Bladderworts can be so attractive that avid utrickers grow and propagate as many species as they are able to find, then swap them or buy other varieties from fellow enthusiasts. It's a convenient pastime, for an entire utric garden may occupy only a countertop. For the true enthusiast, there are catalogs of available species and entire books devoted to utric growing. The hobby is well-ensconced, but only among Utricularia cognoscenti.

Better known carnivorous plants include sundews, the Venus flytrap, and pitcher plants, but even the most common bladderwort is as effective a trap as any of these. To appreciate a utric's "behavior," you must first get accustomed to its small size. Many common bladderworts float freely in the water because they have no roots. Not all utrics are aquatic, however, for some of the showy varieties elsewhere live in marshy soil and produce larger flowers, to the delight of collectors. The distinction between the two kinds is not always clear, for some terrestrial utrics can produce aquatic stages, and the water utrics may occasionally live in wet soil.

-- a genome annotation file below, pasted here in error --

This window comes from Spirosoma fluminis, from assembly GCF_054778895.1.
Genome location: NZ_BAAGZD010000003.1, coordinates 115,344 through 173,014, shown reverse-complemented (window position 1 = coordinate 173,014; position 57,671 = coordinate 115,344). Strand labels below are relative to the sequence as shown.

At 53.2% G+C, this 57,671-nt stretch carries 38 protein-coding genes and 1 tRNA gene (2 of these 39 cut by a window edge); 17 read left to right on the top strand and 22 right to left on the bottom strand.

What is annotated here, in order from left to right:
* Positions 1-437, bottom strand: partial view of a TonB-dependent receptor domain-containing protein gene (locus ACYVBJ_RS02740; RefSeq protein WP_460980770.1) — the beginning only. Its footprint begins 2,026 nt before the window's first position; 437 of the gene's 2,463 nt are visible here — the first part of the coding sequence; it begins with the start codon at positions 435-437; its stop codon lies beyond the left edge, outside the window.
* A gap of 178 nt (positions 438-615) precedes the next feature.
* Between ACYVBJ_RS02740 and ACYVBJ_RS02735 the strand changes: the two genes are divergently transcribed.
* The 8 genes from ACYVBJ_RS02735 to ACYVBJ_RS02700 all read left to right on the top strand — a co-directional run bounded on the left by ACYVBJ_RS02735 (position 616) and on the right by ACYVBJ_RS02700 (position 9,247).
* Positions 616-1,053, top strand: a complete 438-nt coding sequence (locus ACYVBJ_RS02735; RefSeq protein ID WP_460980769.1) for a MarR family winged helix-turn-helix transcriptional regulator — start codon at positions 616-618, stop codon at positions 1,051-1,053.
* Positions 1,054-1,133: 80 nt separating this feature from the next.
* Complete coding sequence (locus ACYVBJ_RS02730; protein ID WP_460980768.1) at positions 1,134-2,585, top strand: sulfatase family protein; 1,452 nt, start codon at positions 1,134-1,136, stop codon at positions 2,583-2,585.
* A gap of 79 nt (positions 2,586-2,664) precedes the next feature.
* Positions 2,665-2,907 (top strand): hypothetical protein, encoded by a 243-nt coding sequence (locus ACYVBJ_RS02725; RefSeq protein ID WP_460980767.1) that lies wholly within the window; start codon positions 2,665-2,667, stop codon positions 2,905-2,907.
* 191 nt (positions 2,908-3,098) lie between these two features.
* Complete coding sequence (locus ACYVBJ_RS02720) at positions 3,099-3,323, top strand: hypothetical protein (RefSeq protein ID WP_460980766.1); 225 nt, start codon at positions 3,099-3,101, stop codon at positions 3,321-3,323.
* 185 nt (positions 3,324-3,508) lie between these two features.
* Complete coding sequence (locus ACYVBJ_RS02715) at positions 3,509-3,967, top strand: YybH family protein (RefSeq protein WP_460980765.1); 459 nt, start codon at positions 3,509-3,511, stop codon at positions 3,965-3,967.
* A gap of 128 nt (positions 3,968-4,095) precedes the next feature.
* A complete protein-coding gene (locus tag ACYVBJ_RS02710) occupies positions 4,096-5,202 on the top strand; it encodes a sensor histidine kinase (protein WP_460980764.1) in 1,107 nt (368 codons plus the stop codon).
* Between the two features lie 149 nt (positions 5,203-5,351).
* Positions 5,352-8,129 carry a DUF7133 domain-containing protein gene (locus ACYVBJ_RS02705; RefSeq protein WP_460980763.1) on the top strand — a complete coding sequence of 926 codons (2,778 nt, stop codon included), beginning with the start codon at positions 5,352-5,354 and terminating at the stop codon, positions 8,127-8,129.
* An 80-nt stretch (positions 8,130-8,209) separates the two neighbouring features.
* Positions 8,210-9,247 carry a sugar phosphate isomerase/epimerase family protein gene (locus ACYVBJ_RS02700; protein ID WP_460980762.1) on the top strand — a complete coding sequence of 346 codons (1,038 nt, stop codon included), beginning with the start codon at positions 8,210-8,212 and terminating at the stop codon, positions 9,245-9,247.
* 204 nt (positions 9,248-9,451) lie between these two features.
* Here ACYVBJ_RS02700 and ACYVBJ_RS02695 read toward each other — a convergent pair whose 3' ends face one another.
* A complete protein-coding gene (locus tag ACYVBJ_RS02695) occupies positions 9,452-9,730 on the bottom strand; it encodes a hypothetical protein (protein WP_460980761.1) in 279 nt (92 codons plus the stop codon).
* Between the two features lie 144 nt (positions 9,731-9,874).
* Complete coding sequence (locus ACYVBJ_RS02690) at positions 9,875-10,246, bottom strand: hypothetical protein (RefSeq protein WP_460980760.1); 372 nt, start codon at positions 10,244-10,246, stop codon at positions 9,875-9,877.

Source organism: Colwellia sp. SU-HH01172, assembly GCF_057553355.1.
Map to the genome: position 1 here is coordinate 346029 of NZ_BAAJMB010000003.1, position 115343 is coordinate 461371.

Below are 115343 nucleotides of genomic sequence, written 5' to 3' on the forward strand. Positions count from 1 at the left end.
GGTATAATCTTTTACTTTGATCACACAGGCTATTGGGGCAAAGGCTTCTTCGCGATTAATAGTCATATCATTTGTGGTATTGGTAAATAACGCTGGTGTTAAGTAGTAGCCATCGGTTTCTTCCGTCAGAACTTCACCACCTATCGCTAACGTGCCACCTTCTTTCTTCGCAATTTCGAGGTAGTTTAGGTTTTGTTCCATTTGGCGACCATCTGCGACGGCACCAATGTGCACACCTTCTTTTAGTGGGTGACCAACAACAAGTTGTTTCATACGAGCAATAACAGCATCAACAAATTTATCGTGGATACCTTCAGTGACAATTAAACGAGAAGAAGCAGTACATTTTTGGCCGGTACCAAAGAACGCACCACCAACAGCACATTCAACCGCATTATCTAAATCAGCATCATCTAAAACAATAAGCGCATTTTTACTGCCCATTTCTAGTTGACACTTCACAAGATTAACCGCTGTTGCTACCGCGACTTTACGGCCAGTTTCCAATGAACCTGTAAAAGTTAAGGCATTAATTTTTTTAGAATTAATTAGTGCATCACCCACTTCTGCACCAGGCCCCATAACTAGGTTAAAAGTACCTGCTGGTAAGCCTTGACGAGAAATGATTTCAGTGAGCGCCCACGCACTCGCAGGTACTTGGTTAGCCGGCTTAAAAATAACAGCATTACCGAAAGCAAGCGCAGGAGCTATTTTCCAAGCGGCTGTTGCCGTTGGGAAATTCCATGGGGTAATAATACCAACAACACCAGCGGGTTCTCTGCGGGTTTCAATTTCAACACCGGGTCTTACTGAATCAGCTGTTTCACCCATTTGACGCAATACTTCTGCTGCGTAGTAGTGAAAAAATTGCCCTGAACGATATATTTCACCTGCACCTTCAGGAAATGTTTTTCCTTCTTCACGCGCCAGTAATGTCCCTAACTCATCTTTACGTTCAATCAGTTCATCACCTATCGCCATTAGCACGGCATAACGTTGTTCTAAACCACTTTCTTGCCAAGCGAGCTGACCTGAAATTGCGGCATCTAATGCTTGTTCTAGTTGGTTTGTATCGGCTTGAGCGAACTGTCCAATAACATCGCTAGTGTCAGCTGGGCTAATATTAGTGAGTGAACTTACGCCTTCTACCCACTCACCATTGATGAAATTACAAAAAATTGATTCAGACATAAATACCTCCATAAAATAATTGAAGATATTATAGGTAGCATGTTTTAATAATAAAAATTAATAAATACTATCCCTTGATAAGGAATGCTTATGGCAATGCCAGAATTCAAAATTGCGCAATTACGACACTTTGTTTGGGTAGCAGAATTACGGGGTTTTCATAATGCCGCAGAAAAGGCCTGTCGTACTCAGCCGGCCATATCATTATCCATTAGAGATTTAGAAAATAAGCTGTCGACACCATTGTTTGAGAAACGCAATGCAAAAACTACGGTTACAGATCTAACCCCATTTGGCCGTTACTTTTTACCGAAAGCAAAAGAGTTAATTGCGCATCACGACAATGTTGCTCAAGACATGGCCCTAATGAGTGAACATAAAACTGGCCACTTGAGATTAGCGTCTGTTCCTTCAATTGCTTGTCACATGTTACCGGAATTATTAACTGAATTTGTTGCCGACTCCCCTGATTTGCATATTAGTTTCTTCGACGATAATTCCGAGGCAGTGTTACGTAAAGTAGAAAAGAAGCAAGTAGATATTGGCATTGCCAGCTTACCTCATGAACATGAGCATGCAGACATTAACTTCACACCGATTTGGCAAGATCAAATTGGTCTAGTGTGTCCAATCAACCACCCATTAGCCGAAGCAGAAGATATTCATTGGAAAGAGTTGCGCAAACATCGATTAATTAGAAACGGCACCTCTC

Aquatic bladderwort foliage is delicate and fern-like, but when hundreds of strands are bunched together, they form dense, compact mats in shallow water. The true nature of bladderwort is apparent only with very close examination, and here the reason for their English name is clear. The slender leaves bear large numbers of small pear-shaped bladders, each about an eighth of an inch long. Even the plant's name is derived from the Latin utriculus, meaning "little bag," and biologists call the bladders "utricles."